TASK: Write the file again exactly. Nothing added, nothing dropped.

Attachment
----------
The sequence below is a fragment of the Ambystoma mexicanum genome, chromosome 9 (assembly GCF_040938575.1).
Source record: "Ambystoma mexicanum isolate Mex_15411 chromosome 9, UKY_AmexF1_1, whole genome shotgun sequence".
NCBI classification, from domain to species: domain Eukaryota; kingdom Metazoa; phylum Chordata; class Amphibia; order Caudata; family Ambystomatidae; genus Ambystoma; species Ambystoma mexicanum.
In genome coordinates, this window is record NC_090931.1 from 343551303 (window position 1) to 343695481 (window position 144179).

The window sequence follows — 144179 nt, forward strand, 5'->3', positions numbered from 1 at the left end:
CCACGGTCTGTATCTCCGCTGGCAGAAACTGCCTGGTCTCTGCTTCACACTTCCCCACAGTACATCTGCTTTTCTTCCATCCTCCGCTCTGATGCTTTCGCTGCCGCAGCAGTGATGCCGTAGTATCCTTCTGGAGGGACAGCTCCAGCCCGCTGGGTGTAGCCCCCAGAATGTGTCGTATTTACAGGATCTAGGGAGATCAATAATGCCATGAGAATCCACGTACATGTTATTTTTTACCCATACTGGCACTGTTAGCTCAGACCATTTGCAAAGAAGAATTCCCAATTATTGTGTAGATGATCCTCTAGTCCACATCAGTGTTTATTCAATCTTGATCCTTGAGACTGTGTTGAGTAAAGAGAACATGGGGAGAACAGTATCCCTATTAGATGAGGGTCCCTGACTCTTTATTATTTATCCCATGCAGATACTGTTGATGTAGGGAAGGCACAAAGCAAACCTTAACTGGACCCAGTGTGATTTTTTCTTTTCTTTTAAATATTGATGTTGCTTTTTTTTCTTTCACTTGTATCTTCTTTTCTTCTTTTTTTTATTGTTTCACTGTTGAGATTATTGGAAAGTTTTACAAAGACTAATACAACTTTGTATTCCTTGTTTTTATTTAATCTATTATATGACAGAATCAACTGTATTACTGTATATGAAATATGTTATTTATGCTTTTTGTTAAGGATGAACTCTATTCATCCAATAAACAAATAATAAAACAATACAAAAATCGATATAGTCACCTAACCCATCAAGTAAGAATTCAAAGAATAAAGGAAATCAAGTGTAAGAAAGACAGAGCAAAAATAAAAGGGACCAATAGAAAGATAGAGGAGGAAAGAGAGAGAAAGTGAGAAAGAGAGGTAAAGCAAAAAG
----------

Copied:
The sequence below is a fragment of the Ambystoma mexicanum genome, chromosome 9 (assembly GCF_040938575.1).
Source record: "Ambystoma mexicanum isolate Mex_15411 chromosome 9, UKY_AmexF1_1, whole genome shotgun sequence".
NCBI classification, from domain to species: domain Eukaryota; kingdom Metazoa; phylum Chordata; class Amphibia; order Caudata; family Ambystomatidae; genus Ambystoma; species Ambystoma mexicanum.
In genome coordinates, this window is record NC_090931.1 from 343551303 (window position 1) to 343695481 (window position 144179).

The window sequence follows — 144179 nt, forward strand, 5'->3', positions numbered from 1 at the left end:
CCACGGTCTGTATCTCCGCTGGCAGAAACTGCCTGGTCTCTGCTTCACACTTCCCCACAGTACATCTGCTTTTCTTCCATCCTCCGCTCTGATGCTTTCGCTGCCGCAGCAGTGATGCCGTAGTATCCTTCTGGAGGGACAGCTCCAGCCCGCTGGGTGTAGCCCCCAGAATGTGTCGTATTTACAGGATCTAGGGAGATCAATAATGCCATGAGAATCCACGTACATGTTATTTTTTACCCATACTGGCACTGTTAGCTCAGACCATTTGCAAAGAAGAATTCCCAATTATTGTGTAGATGATCCTCTAGTCCACATCAGTGTTTATTCAATCTTGATCCTTGAGACTGTGTTGAGTAAAGAGAACATGGGGAGAACAGTATCCCTATTAGATGAGGGTCCCTGACTCTTTATTATTTATCCCATGCAGATACTGTTGATGTAGGGAAGGCACAAAGCAAACCTTAACTGGACCCAGTGTGATTTTTTCTTTTCTTTTAAATATTGATGTTGCTTTTTTTTCTTTCACTTGTATCTTCTTTTCTTCTTTTTTTTATTGTTTCACTGTTGAGATTATTGGAAAGTTTTACAAAGACTAATACAACTTTGTATTCCTTGTTTTTATTTAATCTATTATATGACAGAATCAACTGTATTACTGTATATGAAATATGTTATTTATGCTTTTTGTTAAGGATGAACTCTATTCATCCAATAAACAAATAATAAAACAATACAAAAATCGATATAGTCACCTAACCCATCAAGTAAGAATTCAAAGAATAAAGGAAATCAAGTGTAAGAAAGACAGAGCAAAAATAAAAGGGACCAATAGAAAGATAGAGGAGGAAAGAGAGAGAAAGTGAGAAAGAGAGGTAAAGCAAAAAG